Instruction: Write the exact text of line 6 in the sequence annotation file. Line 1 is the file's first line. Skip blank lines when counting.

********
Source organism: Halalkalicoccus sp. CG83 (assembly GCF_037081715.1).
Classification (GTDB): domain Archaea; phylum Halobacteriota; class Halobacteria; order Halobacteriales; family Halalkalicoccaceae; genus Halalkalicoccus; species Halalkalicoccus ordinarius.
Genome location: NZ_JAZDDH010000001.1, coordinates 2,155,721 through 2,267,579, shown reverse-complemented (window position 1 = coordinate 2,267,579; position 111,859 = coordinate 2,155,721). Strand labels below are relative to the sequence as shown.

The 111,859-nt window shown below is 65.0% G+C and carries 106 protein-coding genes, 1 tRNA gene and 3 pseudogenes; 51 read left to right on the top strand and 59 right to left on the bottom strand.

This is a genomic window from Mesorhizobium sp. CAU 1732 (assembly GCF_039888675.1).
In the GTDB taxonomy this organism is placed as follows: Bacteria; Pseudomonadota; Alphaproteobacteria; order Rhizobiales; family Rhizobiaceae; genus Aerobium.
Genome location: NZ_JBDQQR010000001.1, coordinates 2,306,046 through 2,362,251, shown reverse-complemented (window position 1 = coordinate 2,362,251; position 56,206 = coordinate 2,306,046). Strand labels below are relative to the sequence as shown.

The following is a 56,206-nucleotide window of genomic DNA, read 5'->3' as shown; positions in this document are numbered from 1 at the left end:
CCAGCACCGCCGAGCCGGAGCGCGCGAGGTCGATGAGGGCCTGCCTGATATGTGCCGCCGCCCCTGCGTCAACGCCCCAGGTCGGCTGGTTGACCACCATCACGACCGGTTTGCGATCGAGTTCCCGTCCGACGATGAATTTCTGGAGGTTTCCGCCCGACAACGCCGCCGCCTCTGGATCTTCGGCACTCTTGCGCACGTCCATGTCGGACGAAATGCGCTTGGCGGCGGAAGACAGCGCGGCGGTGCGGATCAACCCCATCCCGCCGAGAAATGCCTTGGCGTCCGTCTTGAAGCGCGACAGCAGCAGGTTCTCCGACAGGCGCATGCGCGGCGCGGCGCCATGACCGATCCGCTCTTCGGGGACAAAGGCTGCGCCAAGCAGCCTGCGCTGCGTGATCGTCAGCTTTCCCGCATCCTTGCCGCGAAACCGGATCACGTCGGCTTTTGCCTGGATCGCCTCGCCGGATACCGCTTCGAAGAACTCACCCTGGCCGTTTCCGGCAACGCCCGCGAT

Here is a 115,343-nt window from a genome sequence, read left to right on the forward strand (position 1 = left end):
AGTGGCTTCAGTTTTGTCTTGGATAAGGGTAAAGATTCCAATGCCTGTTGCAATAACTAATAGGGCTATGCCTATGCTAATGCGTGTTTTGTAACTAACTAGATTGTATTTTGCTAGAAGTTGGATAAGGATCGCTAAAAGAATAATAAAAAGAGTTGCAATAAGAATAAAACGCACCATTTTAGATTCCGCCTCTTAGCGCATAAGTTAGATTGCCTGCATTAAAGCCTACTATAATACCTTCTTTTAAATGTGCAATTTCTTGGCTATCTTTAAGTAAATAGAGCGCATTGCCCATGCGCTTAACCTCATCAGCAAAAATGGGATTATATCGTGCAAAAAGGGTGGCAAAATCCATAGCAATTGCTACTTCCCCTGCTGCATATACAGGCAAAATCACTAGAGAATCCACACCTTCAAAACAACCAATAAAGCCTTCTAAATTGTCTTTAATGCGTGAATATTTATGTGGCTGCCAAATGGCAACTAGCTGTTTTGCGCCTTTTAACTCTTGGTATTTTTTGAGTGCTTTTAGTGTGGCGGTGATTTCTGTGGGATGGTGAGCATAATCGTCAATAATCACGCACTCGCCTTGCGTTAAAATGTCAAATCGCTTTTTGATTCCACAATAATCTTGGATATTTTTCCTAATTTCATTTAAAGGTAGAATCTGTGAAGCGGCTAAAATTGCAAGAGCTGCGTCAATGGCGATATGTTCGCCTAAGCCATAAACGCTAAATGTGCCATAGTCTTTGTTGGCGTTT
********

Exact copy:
In the GTDB taxonomy this organism is placed as follows: Bacteria; Pseudomonadota; Alphaproteobacteria; order Rhizobiales; family Rhizobiaceae; genus Aerobium.